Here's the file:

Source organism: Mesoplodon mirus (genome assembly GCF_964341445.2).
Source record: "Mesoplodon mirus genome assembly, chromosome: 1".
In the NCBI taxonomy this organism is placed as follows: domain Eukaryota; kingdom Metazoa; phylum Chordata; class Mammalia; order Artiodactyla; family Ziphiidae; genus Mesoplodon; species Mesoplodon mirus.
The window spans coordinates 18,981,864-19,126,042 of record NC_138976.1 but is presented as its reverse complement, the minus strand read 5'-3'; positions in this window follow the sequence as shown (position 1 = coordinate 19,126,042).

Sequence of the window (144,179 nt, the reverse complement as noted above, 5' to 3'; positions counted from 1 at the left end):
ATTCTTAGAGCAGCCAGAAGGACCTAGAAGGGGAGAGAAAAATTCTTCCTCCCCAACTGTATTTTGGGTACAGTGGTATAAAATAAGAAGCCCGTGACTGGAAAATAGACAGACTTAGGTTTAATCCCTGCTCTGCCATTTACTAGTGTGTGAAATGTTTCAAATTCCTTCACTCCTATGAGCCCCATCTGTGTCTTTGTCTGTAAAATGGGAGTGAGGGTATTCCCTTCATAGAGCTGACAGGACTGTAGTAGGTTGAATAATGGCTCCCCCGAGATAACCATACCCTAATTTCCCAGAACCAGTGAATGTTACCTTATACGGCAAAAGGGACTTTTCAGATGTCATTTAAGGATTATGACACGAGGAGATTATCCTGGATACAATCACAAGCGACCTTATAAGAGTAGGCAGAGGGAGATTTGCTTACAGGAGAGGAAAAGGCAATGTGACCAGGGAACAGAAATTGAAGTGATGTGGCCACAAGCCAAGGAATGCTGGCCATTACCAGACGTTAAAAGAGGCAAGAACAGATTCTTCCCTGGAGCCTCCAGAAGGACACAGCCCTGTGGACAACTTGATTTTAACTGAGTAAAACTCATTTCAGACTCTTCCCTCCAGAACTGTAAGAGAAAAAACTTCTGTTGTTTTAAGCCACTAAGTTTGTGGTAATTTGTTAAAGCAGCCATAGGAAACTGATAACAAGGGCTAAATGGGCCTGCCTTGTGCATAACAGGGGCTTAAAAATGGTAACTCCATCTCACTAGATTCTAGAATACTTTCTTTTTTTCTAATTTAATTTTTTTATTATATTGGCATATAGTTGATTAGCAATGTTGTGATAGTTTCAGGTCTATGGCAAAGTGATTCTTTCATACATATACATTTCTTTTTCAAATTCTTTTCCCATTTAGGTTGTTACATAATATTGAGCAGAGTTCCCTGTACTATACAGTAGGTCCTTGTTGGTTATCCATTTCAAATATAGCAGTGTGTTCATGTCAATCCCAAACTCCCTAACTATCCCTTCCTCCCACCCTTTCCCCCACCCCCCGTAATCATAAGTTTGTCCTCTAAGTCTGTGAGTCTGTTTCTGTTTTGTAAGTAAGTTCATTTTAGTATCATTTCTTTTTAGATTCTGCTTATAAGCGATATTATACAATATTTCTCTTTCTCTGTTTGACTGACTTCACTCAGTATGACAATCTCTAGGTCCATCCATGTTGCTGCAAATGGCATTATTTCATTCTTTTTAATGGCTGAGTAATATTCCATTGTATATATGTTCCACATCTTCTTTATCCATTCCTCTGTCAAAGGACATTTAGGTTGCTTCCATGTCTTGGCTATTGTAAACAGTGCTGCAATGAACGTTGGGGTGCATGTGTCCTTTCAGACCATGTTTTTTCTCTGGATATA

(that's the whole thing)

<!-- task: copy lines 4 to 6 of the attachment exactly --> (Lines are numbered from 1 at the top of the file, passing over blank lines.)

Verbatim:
The window spans coordinates 18,981,864-19,126,042 of record NC_138976.1 but is presented as its reverse complement, the minus strand read 5'-3'; positions in this window follow the sequence as shown (position 1 = coordinate 19,126,042).

Sequence of the window (144,179 nt, the reverse complement as noted above, 5' to 3'; positions counted from 1 at the left end):
ATTCTTAGAGCAGCCAGAAGGACCTAGAAGGGGAGAGAAAAATTCTTCCTCCCCAACTGTATTTTGGGTACAGTGGTATAAAATAAGAAGCCCGTGACTGGAAAATAGACAGACTTAGGTTTAATCCCTGCTCTGCCATTTACTAGTGTGTGAAATGTTTCAAATTCCTTCACTCCTATGAGCCCCATCTGTGTCTTTGTCTGTAAAATGGGAGTGAGGGTATTCCCTTCATAGAGCTGACAGGACTGTAGTAGGTTGAATAATGGCTCCCCCGAGATAACCATACCCTAATTTCCCAGAACCAGTGAATGTTACCTTATACGGCAAAAGGGACTTTTCAGATGTCATTTAAGGATTATGACACGAGGAGATTATCCTGGATACAATCACAAGCGACCTTATAAGAGTAGGCAGAGGGAGATTTGCTTACAGGAGAGGAAAAGGCAATGTGACCAGGGAACAGAAATTGAAGTGATGTGGCCACAAGCCAAGGAATGCTGGCCATTACCAGACGTTAAAAGAGGCAAGAACAGATTCTTCCCTGGAGCCTCCAGAAGGACACAGCCCTGTGGACAACTTGATTTTAACTGAGTAAAACTCATTTCAGACTCTTCCCTCCAGAACTGTAAGAGAAAAAACTTCTGTTGTTTTAAGCCACTAAGTTTGTGGTAATTTGTTAAAGCAGCCATAGGAAACTGATAACAAGGGCTAAATGGGCCTGCCTTGTGCATAACAGGGGCTTAAAAATGGTAACTCCATCTCACTAGATTCTAGAATACTTTCTTTTTTTCTAATTTAATTTTTTTATTATATTGGCATATAGTTGATTAGCAATGTTGTGATAGTTTCAGGTCTATGGCAAAGTGATTCTTTCATACATATACATTTCTTTTTCAAATTCTTTTCCCATTTAGGTTGTTACATAATATTGAGCAGAGTTCCCTGTACTATACAGTAGGTCCTTGTTGGTTATCCATTTCAAATATAGCAGTGTGTTCATGTCAATCCCAAACTCCCTAACTATCCCTTCCTCCCACCCTTTCCCCCACCCCCCGTAATCATAAGTTTGTCCTCTAAGTCTGTGAGTCTGTTTCTGTTTTGTAAGTAAGTTCATTTTAGTATCATTTCTTTTTAGATTCTGCTTATAAGCGATATTATACAATATTTCTCTTTCTCTGTTTGACTGACTTCACTCAGTATGACAATCTCTAGGTCCATCCATGTTGCTGCAAATGGCATTATTTCATTCTTTTTAATGGCTGAGTAATATTCCATTGTATATATGTTCCACATCTTCTTTATCCATTCCTCTGTCAAAGGACATTTAGGTTGCTTCCATGTCTTGGCTATTGTAAACAGTGCTGCAATGAACGTTGGGGTGCATGTGTCCTTTCAGACCATGTTTTTTCTCTGGATATA